As the Rescue Squad left the stage, Trey wished Jimi Hendrix a happy birthday and shared that Tony Markellis had seen the guitar legend not once, but twice. This sort of banter has been just as exciting as the music that has been shared these last two months and will surely be missed by everyone who has tuned in. Trey led the band into classic versions of “Drifting” and “Night Speaks to a Woman” before going back into the fan comments and retelling a tale of a TAB performance in Utica at the Stanley Theatre where they had rocked so hard that part of the balcony fell, ending the show early. That infamous show was Cyro’s first performance with the band and certainly speaks to the intensity of this lineup that we’ve grown to know and love.

photo by Jake Silco

Trey interrupted “Liquid Time” less than a minute in to share that he wrote this particular song while under house arrest following his 2006 incarceration, reiterating to anyone that needs help to ask for assistance and thanking everyone again for donations for his treatment center before restarting the song. This was followed up by “Fast Enough for You,” which was amplified by the backup singers that we’ve all been enjoying these last few weeks. By the time this song had completed, the nights donations had passed $300K, and after a couple more fan comments, the band jumped into “Shine,” after which Trey came clean that it shared the ending to a Badfinger song. There’s truly nothing better than Trey coming clean.

“Show of Life,” another great example of a Phish song that’s intensified by the horn players on stage, was dedicated to their drummer, Russ Lawton. This fantastic version segued beautifully into “Ether Sunday” and then a shred-full version of “Simple Twist Up Dave”. Seemingly out of breath, Trey took to his acoustic guitar once more in order to dive into a phenomenal “Slave to the Traffic Light” with the Rescue Squad Strings before soaring into the ending of that masterpiece on his electric guitar.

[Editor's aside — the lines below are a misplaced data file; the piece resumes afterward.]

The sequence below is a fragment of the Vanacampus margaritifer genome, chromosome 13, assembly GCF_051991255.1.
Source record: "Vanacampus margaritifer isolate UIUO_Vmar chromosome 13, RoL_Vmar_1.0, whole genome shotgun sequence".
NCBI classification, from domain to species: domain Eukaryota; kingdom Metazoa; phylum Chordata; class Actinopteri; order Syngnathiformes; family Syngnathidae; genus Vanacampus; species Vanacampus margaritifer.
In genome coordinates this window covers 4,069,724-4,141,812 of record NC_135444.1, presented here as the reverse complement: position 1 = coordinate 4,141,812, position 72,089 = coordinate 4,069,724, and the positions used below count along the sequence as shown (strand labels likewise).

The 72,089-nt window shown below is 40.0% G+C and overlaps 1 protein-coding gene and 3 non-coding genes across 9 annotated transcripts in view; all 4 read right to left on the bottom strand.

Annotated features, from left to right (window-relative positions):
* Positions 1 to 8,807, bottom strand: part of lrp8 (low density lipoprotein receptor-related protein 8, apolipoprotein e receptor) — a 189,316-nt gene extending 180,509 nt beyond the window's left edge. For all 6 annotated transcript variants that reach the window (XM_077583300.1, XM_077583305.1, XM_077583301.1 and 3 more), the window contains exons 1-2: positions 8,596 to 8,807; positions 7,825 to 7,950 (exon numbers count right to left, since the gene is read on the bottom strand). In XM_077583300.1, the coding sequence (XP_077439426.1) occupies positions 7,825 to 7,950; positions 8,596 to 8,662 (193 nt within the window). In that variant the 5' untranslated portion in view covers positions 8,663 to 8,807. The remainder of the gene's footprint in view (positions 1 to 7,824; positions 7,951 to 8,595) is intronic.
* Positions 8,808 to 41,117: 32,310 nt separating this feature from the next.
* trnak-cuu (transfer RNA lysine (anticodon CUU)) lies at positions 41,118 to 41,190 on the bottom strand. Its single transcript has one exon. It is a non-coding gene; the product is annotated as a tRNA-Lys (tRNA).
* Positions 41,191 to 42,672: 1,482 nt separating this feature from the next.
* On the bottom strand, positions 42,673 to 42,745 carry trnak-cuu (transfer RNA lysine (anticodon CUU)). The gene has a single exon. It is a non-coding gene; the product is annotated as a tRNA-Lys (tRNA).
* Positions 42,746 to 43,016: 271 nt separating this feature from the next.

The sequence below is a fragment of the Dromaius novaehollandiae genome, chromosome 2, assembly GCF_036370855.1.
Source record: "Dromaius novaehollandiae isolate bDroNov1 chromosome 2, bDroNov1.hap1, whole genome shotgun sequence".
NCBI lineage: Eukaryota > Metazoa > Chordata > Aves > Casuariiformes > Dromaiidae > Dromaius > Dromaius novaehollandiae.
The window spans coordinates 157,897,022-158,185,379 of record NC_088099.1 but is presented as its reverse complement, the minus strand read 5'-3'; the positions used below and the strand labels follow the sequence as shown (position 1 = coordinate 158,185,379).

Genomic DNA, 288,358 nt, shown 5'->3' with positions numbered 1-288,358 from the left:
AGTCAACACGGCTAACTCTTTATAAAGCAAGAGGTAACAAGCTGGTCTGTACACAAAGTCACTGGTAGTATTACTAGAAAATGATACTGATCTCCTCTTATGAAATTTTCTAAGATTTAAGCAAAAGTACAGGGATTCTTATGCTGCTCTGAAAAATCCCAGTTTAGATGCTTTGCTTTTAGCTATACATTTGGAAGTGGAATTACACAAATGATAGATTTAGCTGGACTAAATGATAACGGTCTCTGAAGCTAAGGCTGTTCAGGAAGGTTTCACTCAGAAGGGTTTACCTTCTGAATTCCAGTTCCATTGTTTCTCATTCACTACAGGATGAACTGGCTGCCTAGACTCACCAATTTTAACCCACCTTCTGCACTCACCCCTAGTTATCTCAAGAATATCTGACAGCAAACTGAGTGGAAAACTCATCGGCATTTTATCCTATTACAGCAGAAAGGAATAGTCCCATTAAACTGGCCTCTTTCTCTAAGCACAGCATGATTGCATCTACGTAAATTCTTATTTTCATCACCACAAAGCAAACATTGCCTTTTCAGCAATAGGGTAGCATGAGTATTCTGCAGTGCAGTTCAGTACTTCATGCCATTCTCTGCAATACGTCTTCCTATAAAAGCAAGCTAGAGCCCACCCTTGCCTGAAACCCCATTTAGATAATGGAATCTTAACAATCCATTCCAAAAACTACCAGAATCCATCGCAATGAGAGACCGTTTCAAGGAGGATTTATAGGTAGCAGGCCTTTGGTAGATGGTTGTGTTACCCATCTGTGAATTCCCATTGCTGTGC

photo by Jake Silco

Before closing the night, Anastasio belatedly thanked the entirety of the lineup over the last eight weeks as well as the countless people who helped make this entire aural experience possible. The Beacon Jams were capped off in the best way possible, with “First Tube.” The entire band and the Rescue Squad Strings were bathed in the mirror-ball light as Trey gleefully danced around, never missing a beat. Finishing the song with his guitar over his head, Trey ended the night with elbow-bumps to his band before walking out into the Beacon Theater seats to congratulate the staff with facemasks that said “LOVE.”

But the percussion didn’t end as the camera followed him into the Beacon Theatre lobby where over a dozen dancers grooved to the beat as Trey walked out the doors onto the New York City streets where the venue’s marquee showed the immortal words: “Thank You Heather McDougal and to our Frontline Heroes for Everything You Do!”

photo by Jake Silco

Setlist via 

Set 1: Just A Touch [1], Carini [2], Mozambique, Burn That Bridge, Cayman Review, Speak to Me, Love Is What We Are, Pebbles and Marbles [3], Drifting > Night Speaks to a Woman, Liquid Time [4], Fast Enough for You[2], Shine, Show of Life > Ether Sunday > Simple Twist Up Dave, Slave to the Traffic Light [5], First Tube [6], Jam [7]

[1] Debut; began with Trey on acoustic guitar accompanied by James, Jennifer, and Natalie on vocals in a stairwell in the Beacon and finished with them on stage.
[2] Full TAB debut.
[3] Began with just Trey on acoustic guitar with The Rescue Squad Strings and the TAB horns before switching to electric guitar and the rest of the band joining in.
[4] Stopped for Trey to talk and restarted.
[5] Full TAB debut; began with just Trey on acoustic guitar with The Rescue Squad Strings and the TAB horns before switching to electric guitar and the rest of the band joining in.
[6] With The Rescue Squad Strings.
[7] Percussion jam with Trey exiting the Beacon.